By now I’m sure that you’ve heard Ashton Kutcher’s acceptance speech at this years MTV Teen Choice Awards. In case you haven’t, here it is.
The three things Kutcher mentioned. Opportunity looks a lot like hard work. Be smart, be thoughtful, be generous. Build a life, don’t live one.
A very good speech, unexpected, but that is part of what makes it good. It’s tempting to focus solely on the hard work aspect. That is something that we’re comfortable with after all. We’re told since we’re very young that hard work is the key, there is nothing that hard work can’t fix, at least we like to think so.
Then there’s being smart, thoughtful, and generous. Something that we can all agree on are good characteristics. Again it’s easy to focus solely on this too. We can quantify this. I have a degree in this field and a job with this company. I send birthday cards to friends and family and thank you cards all the time. I even volunteer twice a week at this charity or that organization. Since our youth we’re told these things as well, nothing new.
And then there’s the third thing: Build a life, don’t live one. In his speech Kutcher quotes Steve Jobs as saying: “When you grow up you tend to get told that the world is the way that it is and that your life is to live your life inside the world and try not to get in too much trouble and maybe get an education and get a job and make some money and have a family.” Kutcher is saying don’t be afraid to shake things up when he tells us to build a life. And this isn’t really something that we’re told. We’re told to keep the status quo, to not create problems, to stay within certain boundaries.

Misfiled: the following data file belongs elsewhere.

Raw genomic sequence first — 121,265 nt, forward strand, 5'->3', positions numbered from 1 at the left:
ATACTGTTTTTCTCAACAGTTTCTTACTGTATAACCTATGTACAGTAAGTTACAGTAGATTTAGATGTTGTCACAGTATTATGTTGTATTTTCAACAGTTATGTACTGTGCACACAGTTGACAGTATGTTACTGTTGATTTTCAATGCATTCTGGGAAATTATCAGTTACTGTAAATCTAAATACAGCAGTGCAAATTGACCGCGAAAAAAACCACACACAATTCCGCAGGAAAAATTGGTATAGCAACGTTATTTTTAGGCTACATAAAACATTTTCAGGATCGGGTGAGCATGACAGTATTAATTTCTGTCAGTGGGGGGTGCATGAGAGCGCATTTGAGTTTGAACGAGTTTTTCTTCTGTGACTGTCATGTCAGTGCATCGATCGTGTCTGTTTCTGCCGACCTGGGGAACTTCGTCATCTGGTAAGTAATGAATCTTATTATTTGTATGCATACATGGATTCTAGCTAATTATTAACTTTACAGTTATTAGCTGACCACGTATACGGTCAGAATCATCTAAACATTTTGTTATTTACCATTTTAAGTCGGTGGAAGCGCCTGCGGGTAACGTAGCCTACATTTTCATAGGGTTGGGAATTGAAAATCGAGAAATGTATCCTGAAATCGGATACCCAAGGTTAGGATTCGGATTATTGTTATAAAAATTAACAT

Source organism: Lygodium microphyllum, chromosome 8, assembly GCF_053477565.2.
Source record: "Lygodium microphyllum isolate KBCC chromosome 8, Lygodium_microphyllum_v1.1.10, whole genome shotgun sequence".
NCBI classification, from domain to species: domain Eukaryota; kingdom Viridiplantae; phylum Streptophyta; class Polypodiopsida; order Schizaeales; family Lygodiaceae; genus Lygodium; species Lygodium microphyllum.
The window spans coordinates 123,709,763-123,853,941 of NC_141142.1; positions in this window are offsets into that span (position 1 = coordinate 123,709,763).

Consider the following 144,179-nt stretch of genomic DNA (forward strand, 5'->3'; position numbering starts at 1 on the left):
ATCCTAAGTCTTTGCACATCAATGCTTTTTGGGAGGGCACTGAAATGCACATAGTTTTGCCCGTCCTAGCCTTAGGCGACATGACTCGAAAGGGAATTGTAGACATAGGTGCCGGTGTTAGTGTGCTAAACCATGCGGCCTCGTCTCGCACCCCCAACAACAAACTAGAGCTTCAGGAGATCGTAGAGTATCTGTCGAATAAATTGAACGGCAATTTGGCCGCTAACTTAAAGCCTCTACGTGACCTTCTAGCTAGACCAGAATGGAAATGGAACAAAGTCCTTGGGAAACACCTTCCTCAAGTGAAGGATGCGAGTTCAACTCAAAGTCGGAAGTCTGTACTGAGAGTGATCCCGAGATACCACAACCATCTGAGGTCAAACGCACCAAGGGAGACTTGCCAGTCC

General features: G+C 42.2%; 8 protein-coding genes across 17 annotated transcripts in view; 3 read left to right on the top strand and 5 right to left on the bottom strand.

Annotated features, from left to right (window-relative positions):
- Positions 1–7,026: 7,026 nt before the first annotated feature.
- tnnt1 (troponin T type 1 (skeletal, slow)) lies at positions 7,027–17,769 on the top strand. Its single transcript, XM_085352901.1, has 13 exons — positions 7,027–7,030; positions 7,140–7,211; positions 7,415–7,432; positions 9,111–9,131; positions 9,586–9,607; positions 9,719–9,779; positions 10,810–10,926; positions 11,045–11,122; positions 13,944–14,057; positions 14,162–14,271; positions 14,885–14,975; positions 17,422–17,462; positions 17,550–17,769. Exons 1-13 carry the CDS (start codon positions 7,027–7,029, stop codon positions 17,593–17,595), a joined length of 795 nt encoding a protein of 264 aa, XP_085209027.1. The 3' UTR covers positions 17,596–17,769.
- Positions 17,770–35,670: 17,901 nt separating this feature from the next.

I had heard something similar very recently. Then I remembered, about three weeks earlier Pope Francis said this: “What do I expect as a consequence of the Youth Day? I expect a mess. There will be one. There will be a mess here in Rio? There will be! But I want a mess in the dioceses! I want people to go out! I want the Church to go out to the street!”
And then I looked up the Pope’s own speech, in his native language and read it. In that speech Pope Francis brings up the same themes. Be thoughtful and generous to the young and old. Be smart, know your faith. Build! Go out, don’t retreat inward. All of this is underlined and supported by prayer and hard work. Possibly my favorite line from Pope Francis’ speech is: “If you want to know what you actually have to do, read Matthew Chapter 25.”